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Defending life from the moment of conception

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15 December 2004

15 December 2004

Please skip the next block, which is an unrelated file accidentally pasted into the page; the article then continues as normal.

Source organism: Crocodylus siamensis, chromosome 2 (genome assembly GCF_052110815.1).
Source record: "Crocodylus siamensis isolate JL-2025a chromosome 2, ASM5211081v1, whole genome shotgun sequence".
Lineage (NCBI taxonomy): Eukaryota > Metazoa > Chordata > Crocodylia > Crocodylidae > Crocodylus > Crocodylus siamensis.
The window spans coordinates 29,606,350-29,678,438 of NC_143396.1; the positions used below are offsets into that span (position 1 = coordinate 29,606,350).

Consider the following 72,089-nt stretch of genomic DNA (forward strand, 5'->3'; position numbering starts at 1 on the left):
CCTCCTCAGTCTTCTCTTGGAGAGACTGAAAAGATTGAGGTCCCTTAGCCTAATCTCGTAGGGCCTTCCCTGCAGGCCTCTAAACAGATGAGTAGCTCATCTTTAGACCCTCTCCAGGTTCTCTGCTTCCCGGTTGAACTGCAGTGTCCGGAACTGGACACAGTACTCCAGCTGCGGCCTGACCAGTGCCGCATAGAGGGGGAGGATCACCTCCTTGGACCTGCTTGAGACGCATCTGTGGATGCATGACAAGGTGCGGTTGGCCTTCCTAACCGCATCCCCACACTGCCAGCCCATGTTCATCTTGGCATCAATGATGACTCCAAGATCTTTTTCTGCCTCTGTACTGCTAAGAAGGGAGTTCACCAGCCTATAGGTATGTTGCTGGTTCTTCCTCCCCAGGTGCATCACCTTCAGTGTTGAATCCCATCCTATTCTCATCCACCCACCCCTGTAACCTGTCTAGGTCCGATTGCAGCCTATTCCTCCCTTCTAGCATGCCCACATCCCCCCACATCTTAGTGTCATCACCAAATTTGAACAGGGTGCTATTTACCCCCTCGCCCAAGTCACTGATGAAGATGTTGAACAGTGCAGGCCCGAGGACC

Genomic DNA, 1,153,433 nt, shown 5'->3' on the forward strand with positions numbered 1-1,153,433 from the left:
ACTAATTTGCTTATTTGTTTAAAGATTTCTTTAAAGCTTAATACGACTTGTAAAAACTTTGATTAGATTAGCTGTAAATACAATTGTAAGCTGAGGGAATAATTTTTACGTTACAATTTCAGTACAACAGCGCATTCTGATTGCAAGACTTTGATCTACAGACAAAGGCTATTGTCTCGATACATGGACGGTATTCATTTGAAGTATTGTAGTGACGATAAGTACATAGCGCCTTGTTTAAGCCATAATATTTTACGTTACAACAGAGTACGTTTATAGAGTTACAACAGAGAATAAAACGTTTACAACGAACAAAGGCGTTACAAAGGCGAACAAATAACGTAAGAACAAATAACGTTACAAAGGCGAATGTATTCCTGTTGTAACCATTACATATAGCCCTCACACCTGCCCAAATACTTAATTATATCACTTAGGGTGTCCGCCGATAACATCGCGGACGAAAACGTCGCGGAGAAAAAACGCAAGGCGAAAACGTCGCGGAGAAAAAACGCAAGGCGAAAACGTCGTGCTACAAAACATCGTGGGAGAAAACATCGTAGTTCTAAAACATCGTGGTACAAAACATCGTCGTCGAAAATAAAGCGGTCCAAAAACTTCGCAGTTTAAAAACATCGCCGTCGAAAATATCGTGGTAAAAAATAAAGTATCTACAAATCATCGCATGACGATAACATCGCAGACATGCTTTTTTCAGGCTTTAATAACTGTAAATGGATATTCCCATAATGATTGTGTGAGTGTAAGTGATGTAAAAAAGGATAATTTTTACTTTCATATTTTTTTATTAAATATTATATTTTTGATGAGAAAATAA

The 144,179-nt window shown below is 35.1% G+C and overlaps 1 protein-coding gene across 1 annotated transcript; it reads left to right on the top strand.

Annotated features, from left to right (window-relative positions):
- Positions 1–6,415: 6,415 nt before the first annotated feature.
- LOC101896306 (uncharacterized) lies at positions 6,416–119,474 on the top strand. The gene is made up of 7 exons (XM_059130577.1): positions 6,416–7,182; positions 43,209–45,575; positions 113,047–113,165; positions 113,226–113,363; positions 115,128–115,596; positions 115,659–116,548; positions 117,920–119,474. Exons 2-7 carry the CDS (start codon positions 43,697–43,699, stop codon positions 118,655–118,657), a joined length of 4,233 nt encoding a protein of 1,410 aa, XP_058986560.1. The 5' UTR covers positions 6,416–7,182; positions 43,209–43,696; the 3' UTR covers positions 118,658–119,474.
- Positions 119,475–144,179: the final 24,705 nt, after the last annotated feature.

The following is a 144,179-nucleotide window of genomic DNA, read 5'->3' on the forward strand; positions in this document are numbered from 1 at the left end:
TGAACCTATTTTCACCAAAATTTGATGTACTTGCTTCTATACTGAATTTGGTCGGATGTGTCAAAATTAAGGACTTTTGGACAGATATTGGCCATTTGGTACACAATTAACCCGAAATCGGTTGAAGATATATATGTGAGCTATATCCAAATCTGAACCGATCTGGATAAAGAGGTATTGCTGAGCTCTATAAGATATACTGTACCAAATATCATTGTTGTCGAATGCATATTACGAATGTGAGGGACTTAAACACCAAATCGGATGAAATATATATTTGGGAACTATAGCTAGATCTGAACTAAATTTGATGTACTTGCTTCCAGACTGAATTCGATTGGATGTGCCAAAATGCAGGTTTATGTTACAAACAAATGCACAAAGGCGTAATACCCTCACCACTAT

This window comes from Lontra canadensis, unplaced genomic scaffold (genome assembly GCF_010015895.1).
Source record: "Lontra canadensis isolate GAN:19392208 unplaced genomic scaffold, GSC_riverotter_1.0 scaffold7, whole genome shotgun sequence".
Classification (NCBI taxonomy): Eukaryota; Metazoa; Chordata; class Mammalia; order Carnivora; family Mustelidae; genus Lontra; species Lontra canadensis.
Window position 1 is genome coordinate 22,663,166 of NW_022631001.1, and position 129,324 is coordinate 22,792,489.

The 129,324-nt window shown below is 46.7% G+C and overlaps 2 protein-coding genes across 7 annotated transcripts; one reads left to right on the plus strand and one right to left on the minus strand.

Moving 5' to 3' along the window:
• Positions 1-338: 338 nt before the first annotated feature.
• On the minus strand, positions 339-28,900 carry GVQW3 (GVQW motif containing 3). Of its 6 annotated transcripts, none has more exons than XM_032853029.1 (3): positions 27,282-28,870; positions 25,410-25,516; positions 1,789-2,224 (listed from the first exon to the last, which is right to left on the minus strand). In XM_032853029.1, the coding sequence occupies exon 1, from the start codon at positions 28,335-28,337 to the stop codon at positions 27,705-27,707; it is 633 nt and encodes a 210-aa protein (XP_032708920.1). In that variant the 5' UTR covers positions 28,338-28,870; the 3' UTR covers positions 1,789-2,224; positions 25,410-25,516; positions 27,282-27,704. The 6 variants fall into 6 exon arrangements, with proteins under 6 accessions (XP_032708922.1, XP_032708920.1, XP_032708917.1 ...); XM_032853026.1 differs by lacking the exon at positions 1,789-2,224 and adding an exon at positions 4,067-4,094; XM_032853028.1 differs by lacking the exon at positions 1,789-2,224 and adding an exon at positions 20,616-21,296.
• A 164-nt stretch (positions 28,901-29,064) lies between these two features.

15 December 2004 The US National Institute of Health has awarded a grant to researchers at the University of Georgia to develop a test derived from embryonic stem cell lines for screening drugs which could be used in treating spinal muscular atrophy. Steven Stice, the primary investigator involved in the project, expressed hope that they will be the first to make use of human embryonic stem cells in human medicine. [Medical News Today, 15 December ] State Department officials in Washington have said that China's one-child policy remains a source of various abuses, including forced abortions and infanticide. The case of Mao Hengfeng, a woman who was subjected to a coercive abortion, confined to a psychiatric ward and allegedly tortured, was cited in testimony before the House International Relations Committee. Harry Wu, a human rights activist who spent 19 years in Chinese labour camps, said that 'the one-child policy is the most pervasive source of human-rights violations in China today'. [The Guardian, 14 December ] A High Court judge has given permission for a mother from Manchester to challenge the Department of Health over guidelines concerning underage abortion. Current guidelines state that under-16s can undergo abortions without parental consent or knowledge. Mrs Sue Axon, who has two daughters and had an abortion herself some years ago, argues that parents should have a legal right to know if their daughters are considering abortion. [BBC, 14 December ] The Israeli Knesset is considering a bill that would legalise euthanasia by omission, the Jerusalem Post reports. The bill's proposals include legally binding living wills and the use of respirators which could be set to turn themselves off automatically after a given time. The Bill comes shortly after a terror attack victim woke from a coma and asked to live after his parents had asked doctors to turn off his respirator. [BioEdge, 14 December ] The president of the Italian Senate, who describes himself as a non-believer, has stated that 'the embryo is a person from conception'. In a public discussion with Joseph Cardinal Ratzinger at the Lateran University today, Marcello Pera also appealed to fellow non-believers 'not to be in a hurry to convert desires into rights, and rights into sacrosanct principles'. [Zenit, 14 December ] A Dutch hospital that made headlines when it admitted practising euthanasia on newborn babies has claimed that the practice is already widespread. Dr Edmund Verhagen of Groningen Academic Hospital, who made the claim in a statement last week, also said that his request to the Ministry of Health to consider whether euthanasia can be practised on people 'with no free will' was supported by the Netherlands' eight teaching hospitals. No action has been taken by the Dutch government against Groningen, although euthanasing newborns is currently illegal. [LifeNews, 14 December ]

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